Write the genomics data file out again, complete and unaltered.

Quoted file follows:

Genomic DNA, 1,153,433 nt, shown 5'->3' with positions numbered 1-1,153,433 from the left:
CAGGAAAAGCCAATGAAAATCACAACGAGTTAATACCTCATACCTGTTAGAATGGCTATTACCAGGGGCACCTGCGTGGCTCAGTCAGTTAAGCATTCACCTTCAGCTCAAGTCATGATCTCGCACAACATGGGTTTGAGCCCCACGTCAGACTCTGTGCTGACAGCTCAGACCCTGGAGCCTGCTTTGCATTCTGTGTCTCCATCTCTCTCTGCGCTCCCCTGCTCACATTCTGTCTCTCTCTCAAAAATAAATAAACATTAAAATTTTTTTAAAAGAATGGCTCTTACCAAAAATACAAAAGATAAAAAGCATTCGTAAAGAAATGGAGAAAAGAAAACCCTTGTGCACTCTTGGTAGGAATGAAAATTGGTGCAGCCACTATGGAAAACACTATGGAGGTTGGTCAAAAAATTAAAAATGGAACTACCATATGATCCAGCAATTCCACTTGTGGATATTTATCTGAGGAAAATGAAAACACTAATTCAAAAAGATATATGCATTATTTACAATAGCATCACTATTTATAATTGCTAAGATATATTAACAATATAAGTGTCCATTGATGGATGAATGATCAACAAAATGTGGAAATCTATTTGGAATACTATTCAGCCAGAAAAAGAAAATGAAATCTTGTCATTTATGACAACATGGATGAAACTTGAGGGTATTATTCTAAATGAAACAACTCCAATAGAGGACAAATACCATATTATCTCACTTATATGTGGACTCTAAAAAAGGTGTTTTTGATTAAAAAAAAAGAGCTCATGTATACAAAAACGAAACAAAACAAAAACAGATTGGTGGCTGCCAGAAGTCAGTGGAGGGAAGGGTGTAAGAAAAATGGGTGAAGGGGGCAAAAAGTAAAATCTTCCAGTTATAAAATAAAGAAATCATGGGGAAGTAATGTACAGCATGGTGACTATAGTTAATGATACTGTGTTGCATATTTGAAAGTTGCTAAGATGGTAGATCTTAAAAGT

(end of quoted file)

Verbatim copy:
Genomic DNA, 1,153,433 nt, shown 5'->3' with positions numbered 1-1,153,433 from the left:
CAGGAAAAGCCAATGAAAATCACAACGAGTTAATACCTCATACCTGTTAGAATGGCTATTACCAGGGGCACCTGCGTGGCTCAGTCAGTTAAGCATTCACCTTCAGCTCAAGTCATGATCTCGCACAACATGGGTTTGAGCCCCACGTCAGACTCTGTGCTGACAGCTCAGACCCTGGAGCCTGCTTTGCATTCTGTGTCTCCATCTCTCTCTGCGCTCCCCTGCTCACATTCTGTCTCTCTCTCAAAAATAAATAAACATTAAAATTTTTTTAAAAGAATGGCTCTTACCAAAAATACAAAAGATAAAAAGCATTCGTAAAGAAATGGAGAAAAGAAAACCCTTGTGCACTCTTGGTAGGAATGAAAATTGGTGCAGCCACTATGGAAAACACTATGGAGGTTGGTCAAAAAATTAAAAATGGAACTACCATATGATCCAGCAATTCCACTTGTGGATATTTATCTGAGGAAAATGAAAACACTAATTCAAAAAGATATATGCATTATTTACAATAGCATCACTATTTATAATTGCTAAGATATATTAACAATATAAGTGTCCATTGATGGATGAATGATCAACAAAATGTGGAAATCTATTTGGAATACTATTCAGCCAGAAAAAGAAAATGAAATCTTGTCATTTATGACAACATGGATGAAACTTGAGGGTATTATTCTAAATGAAACAACTCCAATAGAGGACAAATACCATATTATCTCACTTATATGTGGACTCTAAAAAAGGTGTTTTTGATTAAAAAAAAAGAGCTCATGTATACAAAAACGAAACAAAACAAAAACAGATTGGTGGCTGCCAGAAGTCAGTGGAGGGAAGGGTGTAAGAAAAATGGGTGAAGGGGGCAAAAAGTAAAATCTTCCAGTTATAAAATAAAGAAATCATGGGGAAGTAATGTACAGCATGGTGACTATAGTTAATGATACTGTGTTGCATATTTGAAAGTTGCTAAGATGGTAGATCTTAAAAGT